A Liturgy of Justice
My friend and colleague Jonathan saw U2 play a week before I did. In conversation earlier this week, he noted that Bono “took [the audience] to church” with the depth of performance and his always-ready commentary. The sheer theatricality of the concert, its well-finessed segues and perfectly coordinated visual imagary, and even the three “acts” showcasing the phases of the band’s career did offer the sort of storytelling structure that religious liturgy offers, and like liturgy done well, casts a powerful, persuasive vision of the world and what the world could be.
It was striking that the set would begin with “Sunday Bloody Sunday,” a song written about the 20th Century violence between Northern Ireland and the Republic of Ireland at a time of deep political division and conflict in the United States. Bono, ever the improviser, even played around with the final verse, switching two key words to drive home a critique of American Culture, our cult of celebrity, and the blurring of lines that has created our hunger for infotainment (his revision is marked in red below):
And it’s true we are immune
When fact is fiction and reality TV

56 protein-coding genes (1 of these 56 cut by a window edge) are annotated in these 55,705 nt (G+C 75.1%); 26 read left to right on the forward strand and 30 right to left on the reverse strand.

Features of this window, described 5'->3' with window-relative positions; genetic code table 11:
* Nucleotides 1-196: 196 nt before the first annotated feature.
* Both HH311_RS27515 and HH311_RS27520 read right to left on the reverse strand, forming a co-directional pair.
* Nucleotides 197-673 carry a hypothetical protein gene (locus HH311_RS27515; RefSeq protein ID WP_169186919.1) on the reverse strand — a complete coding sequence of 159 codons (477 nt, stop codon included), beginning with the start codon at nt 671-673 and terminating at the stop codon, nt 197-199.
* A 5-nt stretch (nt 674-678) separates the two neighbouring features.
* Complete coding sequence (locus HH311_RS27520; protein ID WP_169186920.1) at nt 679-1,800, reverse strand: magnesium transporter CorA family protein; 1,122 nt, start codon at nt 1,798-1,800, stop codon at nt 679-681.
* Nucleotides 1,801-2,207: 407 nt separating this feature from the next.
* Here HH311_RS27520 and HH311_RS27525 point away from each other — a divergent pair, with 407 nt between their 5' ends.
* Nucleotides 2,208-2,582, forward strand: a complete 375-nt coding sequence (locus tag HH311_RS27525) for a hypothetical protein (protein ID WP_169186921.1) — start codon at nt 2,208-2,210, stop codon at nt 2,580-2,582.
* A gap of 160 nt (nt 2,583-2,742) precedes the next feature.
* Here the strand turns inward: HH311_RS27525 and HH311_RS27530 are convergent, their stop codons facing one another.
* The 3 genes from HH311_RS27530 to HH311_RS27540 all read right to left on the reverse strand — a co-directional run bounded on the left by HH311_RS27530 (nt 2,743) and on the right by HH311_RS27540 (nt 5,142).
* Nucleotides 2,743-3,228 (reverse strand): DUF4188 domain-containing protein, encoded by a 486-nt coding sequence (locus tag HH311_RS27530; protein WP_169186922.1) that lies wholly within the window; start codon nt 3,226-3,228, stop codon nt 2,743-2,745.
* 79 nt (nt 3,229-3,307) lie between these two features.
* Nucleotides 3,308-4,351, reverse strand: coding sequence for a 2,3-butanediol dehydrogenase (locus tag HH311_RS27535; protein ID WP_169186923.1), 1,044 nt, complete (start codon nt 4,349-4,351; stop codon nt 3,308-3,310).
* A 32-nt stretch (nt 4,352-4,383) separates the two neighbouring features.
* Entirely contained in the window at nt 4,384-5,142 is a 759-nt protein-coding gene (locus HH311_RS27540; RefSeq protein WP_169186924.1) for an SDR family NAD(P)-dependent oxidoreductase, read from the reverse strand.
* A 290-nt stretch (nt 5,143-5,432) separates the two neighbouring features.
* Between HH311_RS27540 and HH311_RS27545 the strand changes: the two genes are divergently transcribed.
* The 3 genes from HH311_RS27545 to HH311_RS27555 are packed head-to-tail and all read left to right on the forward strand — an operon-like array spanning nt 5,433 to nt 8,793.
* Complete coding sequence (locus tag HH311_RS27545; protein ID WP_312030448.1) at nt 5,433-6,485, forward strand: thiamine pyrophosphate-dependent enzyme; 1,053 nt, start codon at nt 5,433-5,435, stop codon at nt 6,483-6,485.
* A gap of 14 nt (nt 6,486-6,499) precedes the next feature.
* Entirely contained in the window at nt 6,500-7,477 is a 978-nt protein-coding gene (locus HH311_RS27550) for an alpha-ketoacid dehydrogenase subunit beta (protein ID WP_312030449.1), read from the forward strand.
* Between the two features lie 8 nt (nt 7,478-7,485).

And today the millions cry
We eat and drink while tomorrow they die
The final haunting line of the song, meant to call out the painful absurdity of a conflict divided along Protestant and Catholic lines, also rang in my ears, reminding me of the liminal, transitional time in the role of the Church and American culture, be it from the perspective of the troubled Mainline or the troubling Religious Right:
And the battle has just begun
To claim the victory Jesus won
As Bono’s commentary between songs emphasized these Irish rocker’s love for the United States, he doubled down on Bloody Sunday’s clarion call, imploring the audience to not look to the political right or left, but to work and look toward something higher.
The run through The Joshua Tree, which I’ve always heard as a critical love letter through America like a mashup of Kerouac’s On the Road and The New Testament dropped in Reagan’s White House Inbox, proved as relevent a confession and sermon as ever. “I Still Haven’t Found What I’m Looking For” served as a skeptical pilgrim’s gospel song, “Red Hill Mining Town,” and “Running to Stand Still” echoed the same stories of lives lived in quiet desperation that they did 30 years ago, and “Bullet The Blue Sky” and “Mothers of The Disappeared” served as powerful altar calls to an American Superpower longing to re-make its image of greatness in an isolationist model. Though the days of the Domino Effect and funding the Contras may be long over, the voices of migrants and disappeared dissidents are not. What, the album still asks, are we prepared to do? Who are we prepared to be and become?